• Sorry, Mr Nmehielle, sorry to interrupt. On that issue, before you move forward, Ms Hollis may well have a point regarding the request to represent himself, the request by Mr Taylor to represent himself. Mr Taylor did address the Chamber in a letter on the 4th of June indicating that he would, from that date, no longer require the services of court-assigned counsel to represent him in these proceedings and he would henceforth conduct his own defence. Now, we took that letter -- it was unequivocal, we took it at face value, and we believed him. He has not contradicted or withdrawn that letter to date.

    Now, the question that begs is that a person having said they will now represent themselves and in the same breath absent themselves from court, in my view, can only have one interpretation: Boycott.

  • Your Honour, if --

  • If Mr Taylor is sincere in representing himself at least for today or before he gets his counsel replaced, he should be here in court to do that, to represent himself. He isn't here --

  • -- and, therefore, in my view, Ms Hollis may well have a point, that that can have only one interpretation, namely, boycott.

  • Your Honour, I fully appreciate your remarks, but, your Honour, the point remains that the letter you just read is predicated upon a number of reasons which impact on adequate resources, and of course we were assigned to a mission to consult with the accused on his defence problems and that mission produced an undertaking. It has not given the accused the opportunity to call the shots here. No. It produces an undertaking of his willingness to continue to participate because we -- from our experience and from the experience of this Court and other courts that self-representation will not be in the interests of justice, despite whatever the accused may have said, we prevailed on him that it is not the best way to go. But, again, he has the final decision to make. We can only advise from the provisions of Rule 45. So that letter is predicated on a number of issues which are resources.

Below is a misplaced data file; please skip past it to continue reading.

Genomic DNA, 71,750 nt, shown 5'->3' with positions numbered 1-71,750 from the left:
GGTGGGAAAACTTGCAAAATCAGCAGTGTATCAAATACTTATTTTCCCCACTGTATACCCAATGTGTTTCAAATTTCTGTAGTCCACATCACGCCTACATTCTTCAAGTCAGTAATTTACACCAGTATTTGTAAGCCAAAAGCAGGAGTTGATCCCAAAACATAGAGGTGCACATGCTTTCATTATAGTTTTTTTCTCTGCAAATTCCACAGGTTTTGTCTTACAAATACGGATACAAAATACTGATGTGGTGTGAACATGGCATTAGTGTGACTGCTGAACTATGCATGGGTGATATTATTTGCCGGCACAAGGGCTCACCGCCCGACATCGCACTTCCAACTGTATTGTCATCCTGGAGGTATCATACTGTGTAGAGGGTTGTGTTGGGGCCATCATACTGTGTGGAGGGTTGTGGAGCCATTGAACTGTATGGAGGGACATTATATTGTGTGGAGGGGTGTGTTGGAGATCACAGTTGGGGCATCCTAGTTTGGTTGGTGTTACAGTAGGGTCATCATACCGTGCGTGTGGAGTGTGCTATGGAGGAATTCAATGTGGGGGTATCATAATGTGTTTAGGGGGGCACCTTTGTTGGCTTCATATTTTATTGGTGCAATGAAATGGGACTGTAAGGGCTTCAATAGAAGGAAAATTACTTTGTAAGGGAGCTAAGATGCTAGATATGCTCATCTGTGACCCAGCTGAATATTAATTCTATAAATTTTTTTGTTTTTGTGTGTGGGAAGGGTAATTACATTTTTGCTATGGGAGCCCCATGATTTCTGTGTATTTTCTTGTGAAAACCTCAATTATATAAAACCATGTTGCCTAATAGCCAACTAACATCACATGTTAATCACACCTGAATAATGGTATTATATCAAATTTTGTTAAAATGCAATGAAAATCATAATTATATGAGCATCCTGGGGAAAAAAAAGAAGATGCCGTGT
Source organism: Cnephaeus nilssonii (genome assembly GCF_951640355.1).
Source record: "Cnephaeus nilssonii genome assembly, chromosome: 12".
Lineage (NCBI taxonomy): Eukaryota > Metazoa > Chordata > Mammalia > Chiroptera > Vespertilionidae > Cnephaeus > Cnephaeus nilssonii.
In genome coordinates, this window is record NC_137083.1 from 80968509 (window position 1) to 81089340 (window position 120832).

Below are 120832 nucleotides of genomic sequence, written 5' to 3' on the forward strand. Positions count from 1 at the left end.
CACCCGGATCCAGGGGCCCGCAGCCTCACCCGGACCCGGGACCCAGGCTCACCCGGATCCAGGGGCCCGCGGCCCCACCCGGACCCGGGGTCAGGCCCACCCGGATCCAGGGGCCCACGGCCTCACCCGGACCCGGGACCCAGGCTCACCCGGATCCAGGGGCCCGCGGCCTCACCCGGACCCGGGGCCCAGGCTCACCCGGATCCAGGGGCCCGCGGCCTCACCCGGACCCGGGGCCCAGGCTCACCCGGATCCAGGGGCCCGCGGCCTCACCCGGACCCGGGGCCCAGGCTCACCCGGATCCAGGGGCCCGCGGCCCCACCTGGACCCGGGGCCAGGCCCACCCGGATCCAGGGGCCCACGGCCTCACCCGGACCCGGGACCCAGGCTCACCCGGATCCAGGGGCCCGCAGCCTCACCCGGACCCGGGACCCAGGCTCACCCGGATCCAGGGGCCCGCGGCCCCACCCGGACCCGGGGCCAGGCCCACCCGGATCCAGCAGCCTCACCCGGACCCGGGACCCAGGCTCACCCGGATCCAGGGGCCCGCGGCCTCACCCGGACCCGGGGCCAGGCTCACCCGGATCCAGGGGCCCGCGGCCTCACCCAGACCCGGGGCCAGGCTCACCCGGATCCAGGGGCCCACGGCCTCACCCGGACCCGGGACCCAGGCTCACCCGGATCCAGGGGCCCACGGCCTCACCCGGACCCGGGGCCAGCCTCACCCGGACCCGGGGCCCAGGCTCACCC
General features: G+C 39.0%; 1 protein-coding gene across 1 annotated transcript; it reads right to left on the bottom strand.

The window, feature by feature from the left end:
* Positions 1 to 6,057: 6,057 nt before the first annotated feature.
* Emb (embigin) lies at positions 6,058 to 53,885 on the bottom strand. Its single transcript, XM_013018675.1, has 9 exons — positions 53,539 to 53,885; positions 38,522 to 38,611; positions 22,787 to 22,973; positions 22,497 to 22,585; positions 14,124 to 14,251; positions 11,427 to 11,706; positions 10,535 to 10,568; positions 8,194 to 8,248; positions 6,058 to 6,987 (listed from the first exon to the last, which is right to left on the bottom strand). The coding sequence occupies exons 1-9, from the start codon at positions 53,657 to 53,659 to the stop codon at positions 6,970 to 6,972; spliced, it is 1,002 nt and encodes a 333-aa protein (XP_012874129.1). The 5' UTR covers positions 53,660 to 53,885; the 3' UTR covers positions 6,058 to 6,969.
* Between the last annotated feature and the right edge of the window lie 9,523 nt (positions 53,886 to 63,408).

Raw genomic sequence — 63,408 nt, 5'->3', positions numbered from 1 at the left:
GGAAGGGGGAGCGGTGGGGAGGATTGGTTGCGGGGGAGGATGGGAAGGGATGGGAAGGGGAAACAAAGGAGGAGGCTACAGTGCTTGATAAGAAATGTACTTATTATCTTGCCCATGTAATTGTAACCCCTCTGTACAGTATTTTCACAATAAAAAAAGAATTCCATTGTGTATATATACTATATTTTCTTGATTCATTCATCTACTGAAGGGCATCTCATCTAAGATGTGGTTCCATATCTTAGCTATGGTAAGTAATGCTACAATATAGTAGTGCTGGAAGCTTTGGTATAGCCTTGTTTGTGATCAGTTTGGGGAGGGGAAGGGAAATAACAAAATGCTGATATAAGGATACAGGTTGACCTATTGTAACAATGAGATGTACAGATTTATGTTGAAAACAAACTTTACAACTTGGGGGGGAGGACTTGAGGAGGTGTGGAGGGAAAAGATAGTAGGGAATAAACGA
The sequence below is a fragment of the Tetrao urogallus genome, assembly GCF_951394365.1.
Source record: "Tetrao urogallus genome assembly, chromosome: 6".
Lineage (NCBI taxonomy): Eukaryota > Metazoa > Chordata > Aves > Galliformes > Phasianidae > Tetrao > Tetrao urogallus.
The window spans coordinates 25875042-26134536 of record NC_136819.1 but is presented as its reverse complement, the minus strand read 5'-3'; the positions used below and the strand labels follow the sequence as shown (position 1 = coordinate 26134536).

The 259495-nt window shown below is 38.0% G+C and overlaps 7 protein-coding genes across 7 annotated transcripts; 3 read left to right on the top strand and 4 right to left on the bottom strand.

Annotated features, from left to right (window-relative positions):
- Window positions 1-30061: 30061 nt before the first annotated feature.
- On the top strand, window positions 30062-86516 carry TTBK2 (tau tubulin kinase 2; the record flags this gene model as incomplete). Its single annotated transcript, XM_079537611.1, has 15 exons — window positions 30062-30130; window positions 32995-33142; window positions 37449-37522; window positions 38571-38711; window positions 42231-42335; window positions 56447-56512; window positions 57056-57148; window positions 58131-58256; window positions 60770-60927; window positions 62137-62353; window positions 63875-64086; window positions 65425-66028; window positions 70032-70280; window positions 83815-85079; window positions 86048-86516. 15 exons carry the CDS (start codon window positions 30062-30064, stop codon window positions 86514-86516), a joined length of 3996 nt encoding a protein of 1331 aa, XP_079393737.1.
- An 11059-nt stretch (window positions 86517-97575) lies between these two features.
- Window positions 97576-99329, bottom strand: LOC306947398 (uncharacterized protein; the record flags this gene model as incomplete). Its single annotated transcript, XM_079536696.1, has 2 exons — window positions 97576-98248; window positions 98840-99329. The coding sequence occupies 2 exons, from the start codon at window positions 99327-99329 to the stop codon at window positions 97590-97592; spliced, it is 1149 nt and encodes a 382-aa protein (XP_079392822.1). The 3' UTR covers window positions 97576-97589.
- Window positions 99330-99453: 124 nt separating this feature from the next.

• The point I'm making is he hasn't withdrawn the letter as of this morning, and you, on the other hand, are going ahead to arrange a Defence team for him. How are you going to resolve these two parallel situations?

  • Your Honour, I would have thought that -- I would have thought that our representation to the Court that the accused has agreed to come back to participate in the process if these issues are addressed is an indication that what he has indicated in that letter is qualified. And as to whether or not he should have been here to withdraw that letter is a different issue for me as to whether or not -- what he should do at this point in time, particularly because we are not standing in the position of counsel for the accused as at today. We are, rather, doing our duty in facilitating adequate representation for the accused.

    So I would assume that, having sent us on a mission to consult with him, and we got an undertaking from him to come back and to participate in the process, I think that prevailed upon him to be -- to begin to even consider the issue of the formation of a legal team. And I thought that that is a success. He could have easily said, "You get out. I don't want to talk to you and I don't want to participate." But we've moved away from that point of view, to try to bring the accused back to the Court in the interests of justice.

    So, of course, I could convey a message to him that the Chamber is of the view that he has not withdrawn the letter in question. If the Honourable Chamber wants me to convey that particular message, of course I will.

  • It is a matter of fact. The letter has not been withdrawn and we take it at face value. But that is beside the decision we're about to make.

  • Mr Nmehielle, is there going to be an application by either you or Mr Jalloh to this Court?

  • Your Honour, the application -- I mean, by "application," you mean today in the course of these proceedings or subsequently? Because the application we intend to make is for the Chamber to adopt our report, particularly in terms of resources for the team for the defence of the accused person and for adequate time and facilities to enable the team to be put --

  • I'm sorry, I should have been more explicit. The Prosecution is here with witnesses. They're ready to proceeded today. Now, in relation to that situation, do you or Mr Jalloh have any application?